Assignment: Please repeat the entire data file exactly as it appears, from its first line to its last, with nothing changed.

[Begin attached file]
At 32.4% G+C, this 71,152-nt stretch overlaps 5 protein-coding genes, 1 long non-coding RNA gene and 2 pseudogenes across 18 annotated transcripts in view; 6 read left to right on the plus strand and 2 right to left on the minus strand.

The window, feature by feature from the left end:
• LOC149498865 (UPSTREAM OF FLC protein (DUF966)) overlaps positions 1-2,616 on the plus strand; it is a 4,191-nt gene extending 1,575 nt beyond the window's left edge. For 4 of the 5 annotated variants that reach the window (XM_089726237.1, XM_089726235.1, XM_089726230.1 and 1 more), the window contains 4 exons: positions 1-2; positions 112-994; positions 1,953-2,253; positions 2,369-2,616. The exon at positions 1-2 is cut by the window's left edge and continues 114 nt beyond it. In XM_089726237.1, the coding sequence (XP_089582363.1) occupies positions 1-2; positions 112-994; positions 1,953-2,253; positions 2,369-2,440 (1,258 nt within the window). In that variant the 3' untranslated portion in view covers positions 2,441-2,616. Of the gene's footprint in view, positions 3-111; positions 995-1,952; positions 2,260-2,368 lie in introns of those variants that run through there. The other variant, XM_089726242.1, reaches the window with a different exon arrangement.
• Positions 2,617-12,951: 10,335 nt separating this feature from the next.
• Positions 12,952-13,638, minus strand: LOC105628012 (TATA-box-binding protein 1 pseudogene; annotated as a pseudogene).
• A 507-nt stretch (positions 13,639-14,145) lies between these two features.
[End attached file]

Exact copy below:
At 32.4% G+C, this 71,152-nt stretch overlaps 5 protein-coding genes, 1 long non-coding RNA gene and 2 pseudogenes across 18 annotated transcripts in view; 6 read left to right on the plus strand and 2 right to left on the minus strand.

The window, feature by feature from the left end:
• LOC149498865 (UPSTREAM OF FLC protein (DUF966)) overlaps positions 1-2,616 on the plus strand; it is a 4,191-nt gene extending 1,575 nt beyond the window's left edge. For 4 of the 5 annotated variants that reach the window (XM_089726237.1, XM_089726235.1, XM_089726230.1 and 1 more), the window contains 4 exons: positions 1-2; positions 112-994; positions 1,953-2,253; positions 2,369-2,616. The exon at positions 1-2 is cut by the window's left edge and continues 114 nt beyond it. In XM_089726237.1, the coding sequence (XP_089582363.1) occupies positions 1-2; positions 112-994; positions 1,953-2,253; positions 2,369-2,440 (1,258 nt within the window). In that variant the 3' untranslated portion in view covers positions 2,441-2,616. Of the gene's footprint in view, positions 3-111; positions 995-1,952; positions 2,260-2,368 lie in introns of those variants that run through there. The other variant, XM_089726242.1, reaches the window with a different exon arrangement.
• Positions 2,617-12,951: 10,335 nt separating this feature from the next.
• Positions 12,952-13,638, minus strand: LOC105628012 (TATA-box-binding protein 1 pseudogene; annotated as a pseudogene).
• A 507-nt stretch (positions 13,639-14,145) lies between these two features.